A few months back I got chatting to Andy Lawrence, a graphic designer based in London who specialises in branding (including branding with motion) and broadcast design. His motion skills together with his branding skills help to bring visual identities alive. He’s now taken the leap to full-time freelance, so able to offer his skills to companies and designers alike. You gotta check out his showreel below, it’s amazing…
I’ve done a little video and animation work in my career, however, never go into motion design. I’m fascinated by what Andy is capable of doing for companies of all sizes, and will surely recommend him to my clients.
As his area of expertise, I’ve invited Andy to guest blog to talk about motion in branding… Enjoy!
The importance of motion in branding
Gone are the days when a logo and visual identity system can sit still at the top of the letterhead. We live in a fast paced, digital world where an identity needs to live and breathe.
Screens are all around us now. We spend our days looking at computer, phone, tablet and TV screens. Sometimes all at the same time. This creates more opportunity in terms of design for moving image.
Adding motion and even sound to the toolkit of any brand identity is becoming more and more important as we move into this world. Brand elements can’t afford to just appear static, they need to move, flow and live in these new digital places.
The idea of moving logos aren’t anything new. For years, film studios and then later TV channels (naturally) had it in the bag, but this tended to focus on just their logos and not any other part of their brand toolkit. Arguably they could be regarded as even more so than some of the films themselves.
Examples of film studio animations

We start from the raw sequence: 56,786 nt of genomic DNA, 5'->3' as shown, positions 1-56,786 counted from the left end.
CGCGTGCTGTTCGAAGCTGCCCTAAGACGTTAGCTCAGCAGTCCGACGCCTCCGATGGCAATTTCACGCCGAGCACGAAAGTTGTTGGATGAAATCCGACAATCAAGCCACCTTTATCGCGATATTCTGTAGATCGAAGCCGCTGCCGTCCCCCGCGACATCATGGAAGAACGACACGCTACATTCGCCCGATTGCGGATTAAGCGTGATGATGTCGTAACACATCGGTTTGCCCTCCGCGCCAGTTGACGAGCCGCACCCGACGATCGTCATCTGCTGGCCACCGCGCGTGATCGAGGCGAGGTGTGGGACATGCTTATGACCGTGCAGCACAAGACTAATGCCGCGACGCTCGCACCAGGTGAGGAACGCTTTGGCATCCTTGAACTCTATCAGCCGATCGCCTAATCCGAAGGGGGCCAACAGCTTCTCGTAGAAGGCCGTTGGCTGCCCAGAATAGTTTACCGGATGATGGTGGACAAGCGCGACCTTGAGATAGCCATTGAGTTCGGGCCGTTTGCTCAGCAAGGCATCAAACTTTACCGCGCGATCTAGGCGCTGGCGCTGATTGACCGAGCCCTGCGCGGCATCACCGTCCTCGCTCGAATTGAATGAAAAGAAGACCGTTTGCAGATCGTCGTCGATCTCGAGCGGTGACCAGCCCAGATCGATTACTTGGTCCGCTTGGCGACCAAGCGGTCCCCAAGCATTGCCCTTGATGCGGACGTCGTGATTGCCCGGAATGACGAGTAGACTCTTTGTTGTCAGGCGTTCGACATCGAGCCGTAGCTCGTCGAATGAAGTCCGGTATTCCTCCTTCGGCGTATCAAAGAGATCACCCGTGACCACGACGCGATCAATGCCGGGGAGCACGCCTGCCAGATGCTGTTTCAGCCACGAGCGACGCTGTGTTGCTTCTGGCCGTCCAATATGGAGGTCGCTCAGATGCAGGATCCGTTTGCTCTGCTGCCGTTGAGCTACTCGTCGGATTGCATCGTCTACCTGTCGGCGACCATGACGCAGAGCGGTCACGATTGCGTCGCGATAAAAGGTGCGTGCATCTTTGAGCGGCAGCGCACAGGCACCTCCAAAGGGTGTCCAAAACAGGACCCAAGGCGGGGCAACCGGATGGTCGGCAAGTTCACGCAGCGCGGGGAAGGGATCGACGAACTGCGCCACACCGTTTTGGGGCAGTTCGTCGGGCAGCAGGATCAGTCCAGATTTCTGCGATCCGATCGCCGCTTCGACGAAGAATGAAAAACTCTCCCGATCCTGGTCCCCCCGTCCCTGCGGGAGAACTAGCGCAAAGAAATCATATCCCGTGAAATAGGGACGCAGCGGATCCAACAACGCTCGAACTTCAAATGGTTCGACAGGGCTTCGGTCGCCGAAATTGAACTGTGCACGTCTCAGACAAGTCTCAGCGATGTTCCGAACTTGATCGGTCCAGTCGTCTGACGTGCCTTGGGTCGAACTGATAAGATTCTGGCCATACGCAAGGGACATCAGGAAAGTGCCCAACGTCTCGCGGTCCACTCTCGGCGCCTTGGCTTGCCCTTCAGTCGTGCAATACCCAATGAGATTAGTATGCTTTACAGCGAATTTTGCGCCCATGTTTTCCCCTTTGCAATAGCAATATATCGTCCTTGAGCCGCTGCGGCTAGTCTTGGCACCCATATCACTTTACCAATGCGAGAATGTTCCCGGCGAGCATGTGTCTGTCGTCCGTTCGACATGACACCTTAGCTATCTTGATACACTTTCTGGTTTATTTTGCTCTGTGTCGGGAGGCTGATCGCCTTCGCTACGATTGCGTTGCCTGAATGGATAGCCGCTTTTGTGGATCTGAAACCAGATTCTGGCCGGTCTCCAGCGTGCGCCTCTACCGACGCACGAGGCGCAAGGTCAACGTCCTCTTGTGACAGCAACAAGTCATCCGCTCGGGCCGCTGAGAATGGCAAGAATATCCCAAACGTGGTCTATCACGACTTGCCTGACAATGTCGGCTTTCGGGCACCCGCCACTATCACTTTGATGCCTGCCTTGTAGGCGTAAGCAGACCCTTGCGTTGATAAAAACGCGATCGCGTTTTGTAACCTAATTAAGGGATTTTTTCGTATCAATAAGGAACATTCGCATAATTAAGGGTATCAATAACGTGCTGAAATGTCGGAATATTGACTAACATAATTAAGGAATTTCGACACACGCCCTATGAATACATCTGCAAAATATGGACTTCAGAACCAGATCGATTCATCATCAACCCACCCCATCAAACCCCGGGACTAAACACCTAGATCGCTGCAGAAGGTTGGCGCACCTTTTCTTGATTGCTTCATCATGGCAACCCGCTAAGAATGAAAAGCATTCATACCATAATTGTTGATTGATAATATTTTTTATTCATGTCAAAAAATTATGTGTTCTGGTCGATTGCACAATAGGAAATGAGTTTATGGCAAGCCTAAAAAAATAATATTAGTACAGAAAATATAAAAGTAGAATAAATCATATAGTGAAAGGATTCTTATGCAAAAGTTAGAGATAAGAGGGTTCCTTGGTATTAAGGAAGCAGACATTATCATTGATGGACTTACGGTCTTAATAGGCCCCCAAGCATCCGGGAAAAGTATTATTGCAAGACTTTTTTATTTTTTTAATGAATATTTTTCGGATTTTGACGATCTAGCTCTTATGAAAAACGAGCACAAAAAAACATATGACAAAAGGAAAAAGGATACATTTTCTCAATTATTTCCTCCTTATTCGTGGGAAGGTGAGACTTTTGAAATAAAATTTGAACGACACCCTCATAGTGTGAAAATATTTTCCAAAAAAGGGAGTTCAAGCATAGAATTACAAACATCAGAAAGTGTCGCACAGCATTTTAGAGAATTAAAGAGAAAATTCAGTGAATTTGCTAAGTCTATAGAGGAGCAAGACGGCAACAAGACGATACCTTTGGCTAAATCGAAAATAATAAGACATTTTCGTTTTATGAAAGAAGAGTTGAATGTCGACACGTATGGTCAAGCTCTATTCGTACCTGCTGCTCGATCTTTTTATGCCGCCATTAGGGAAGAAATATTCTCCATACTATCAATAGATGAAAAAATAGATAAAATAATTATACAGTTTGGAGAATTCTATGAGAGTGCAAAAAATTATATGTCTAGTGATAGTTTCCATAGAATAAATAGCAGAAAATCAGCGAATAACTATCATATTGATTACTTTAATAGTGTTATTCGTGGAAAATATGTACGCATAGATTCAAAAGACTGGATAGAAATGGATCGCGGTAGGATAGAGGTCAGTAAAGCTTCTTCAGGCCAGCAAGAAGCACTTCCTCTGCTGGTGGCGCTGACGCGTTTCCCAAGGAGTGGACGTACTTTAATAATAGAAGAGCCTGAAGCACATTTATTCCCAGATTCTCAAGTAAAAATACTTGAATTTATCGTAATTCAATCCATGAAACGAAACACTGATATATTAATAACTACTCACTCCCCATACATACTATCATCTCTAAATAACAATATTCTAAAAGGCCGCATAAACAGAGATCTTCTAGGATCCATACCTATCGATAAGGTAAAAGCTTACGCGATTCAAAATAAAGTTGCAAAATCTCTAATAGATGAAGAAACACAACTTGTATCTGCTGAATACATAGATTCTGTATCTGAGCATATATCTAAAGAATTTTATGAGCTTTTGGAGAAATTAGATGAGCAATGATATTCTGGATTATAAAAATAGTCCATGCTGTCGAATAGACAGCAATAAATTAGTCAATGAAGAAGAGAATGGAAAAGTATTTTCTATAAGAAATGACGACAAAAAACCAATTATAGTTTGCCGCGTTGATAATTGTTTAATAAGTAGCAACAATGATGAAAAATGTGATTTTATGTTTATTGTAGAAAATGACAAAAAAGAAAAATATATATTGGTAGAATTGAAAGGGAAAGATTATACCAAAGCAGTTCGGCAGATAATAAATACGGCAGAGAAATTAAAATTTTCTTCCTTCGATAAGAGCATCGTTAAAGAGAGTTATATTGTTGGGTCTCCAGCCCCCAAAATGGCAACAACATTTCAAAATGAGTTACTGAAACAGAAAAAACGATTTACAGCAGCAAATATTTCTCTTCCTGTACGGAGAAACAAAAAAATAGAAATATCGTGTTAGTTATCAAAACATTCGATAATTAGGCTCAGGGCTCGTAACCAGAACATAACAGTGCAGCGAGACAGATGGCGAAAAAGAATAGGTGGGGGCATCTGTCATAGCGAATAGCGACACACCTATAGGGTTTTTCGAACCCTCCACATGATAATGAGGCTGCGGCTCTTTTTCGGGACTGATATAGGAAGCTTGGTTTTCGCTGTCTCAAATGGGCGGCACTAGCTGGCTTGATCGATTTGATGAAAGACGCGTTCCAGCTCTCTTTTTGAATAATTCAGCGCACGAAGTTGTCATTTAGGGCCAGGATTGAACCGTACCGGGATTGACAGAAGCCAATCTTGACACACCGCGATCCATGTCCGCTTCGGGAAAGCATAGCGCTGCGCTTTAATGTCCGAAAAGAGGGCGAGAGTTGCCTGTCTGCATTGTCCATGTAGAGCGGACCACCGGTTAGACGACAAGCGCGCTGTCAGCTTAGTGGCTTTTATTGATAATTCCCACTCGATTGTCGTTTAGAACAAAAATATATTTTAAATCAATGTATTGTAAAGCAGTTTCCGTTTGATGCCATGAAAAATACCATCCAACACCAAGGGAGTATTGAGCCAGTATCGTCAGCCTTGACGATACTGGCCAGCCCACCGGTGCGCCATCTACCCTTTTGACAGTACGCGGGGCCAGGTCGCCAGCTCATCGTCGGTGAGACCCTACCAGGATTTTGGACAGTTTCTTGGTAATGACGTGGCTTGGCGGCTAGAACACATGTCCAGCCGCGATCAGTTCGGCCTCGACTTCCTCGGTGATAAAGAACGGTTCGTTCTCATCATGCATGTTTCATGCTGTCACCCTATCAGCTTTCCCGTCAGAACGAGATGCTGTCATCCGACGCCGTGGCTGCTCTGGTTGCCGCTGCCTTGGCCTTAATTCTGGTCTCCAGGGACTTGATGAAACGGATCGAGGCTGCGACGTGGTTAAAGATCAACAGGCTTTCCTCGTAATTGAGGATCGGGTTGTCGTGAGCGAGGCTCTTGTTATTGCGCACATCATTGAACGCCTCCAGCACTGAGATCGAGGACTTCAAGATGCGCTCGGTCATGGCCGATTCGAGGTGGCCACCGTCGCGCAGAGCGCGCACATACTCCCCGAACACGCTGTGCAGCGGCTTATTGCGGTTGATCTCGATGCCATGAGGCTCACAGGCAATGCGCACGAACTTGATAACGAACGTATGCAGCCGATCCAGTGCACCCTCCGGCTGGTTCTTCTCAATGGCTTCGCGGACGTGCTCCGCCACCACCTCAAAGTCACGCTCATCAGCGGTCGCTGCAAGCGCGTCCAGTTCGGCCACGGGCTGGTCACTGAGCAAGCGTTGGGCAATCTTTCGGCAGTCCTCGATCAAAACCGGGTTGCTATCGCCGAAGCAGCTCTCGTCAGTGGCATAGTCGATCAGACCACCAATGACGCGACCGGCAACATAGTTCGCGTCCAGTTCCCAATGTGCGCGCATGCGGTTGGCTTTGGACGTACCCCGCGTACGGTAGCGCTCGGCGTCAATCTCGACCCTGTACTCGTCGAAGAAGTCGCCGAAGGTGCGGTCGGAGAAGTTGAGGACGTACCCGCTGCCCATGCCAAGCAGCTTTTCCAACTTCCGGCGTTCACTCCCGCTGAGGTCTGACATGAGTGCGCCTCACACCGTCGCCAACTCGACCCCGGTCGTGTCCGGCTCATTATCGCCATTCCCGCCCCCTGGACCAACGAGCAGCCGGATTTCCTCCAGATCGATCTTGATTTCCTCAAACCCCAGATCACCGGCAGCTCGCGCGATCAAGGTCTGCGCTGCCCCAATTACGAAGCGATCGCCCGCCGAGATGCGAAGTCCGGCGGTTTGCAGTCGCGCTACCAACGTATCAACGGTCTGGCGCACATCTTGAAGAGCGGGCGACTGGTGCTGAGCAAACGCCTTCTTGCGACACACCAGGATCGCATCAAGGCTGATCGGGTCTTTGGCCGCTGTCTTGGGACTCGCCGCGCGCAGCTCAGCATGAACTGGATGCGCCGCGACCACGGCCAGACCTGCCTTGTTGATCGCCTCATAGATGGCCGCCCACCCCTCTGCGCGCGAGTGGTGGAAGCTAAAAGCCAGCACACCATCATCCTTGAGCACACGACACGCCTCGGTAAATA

Now brands from all walks of life are using motion. Not just at the end of a project for a brand film, but as a valued and strong asset in its own right. Motion has become a big part of their brand toolkit.
Just as brands protect their colour values, typefaces and logo, so too will they value the protection of their animation style. It’s important as the animation style can help further brand recognition in the same way as colour and typeface do.
It’s important to remember, it’s not just the logo that needs to move, but also the way text and information appear on screen, how images and video clips are brought on screen, and how the branding elements move around and react with each other.
Examples of brands using motion
O2 by Lambie Nairn
An early adopter of understanding the value of motion with bubbles asset.
Google by Google Design
Fluid, slick and seamless motion, linking the UX with the rest of the identity.
Newsbeat by Moving Brands
Personality and vibrancy of the brand shown through the motion of the identity.
Eir by Moving Brands
Fresh and fluid motion for a new brand with a breath of fresh air.
Netflix by Gretel
Representing “the infinite, ever-changing catalogue”
Logitech by DesignStudio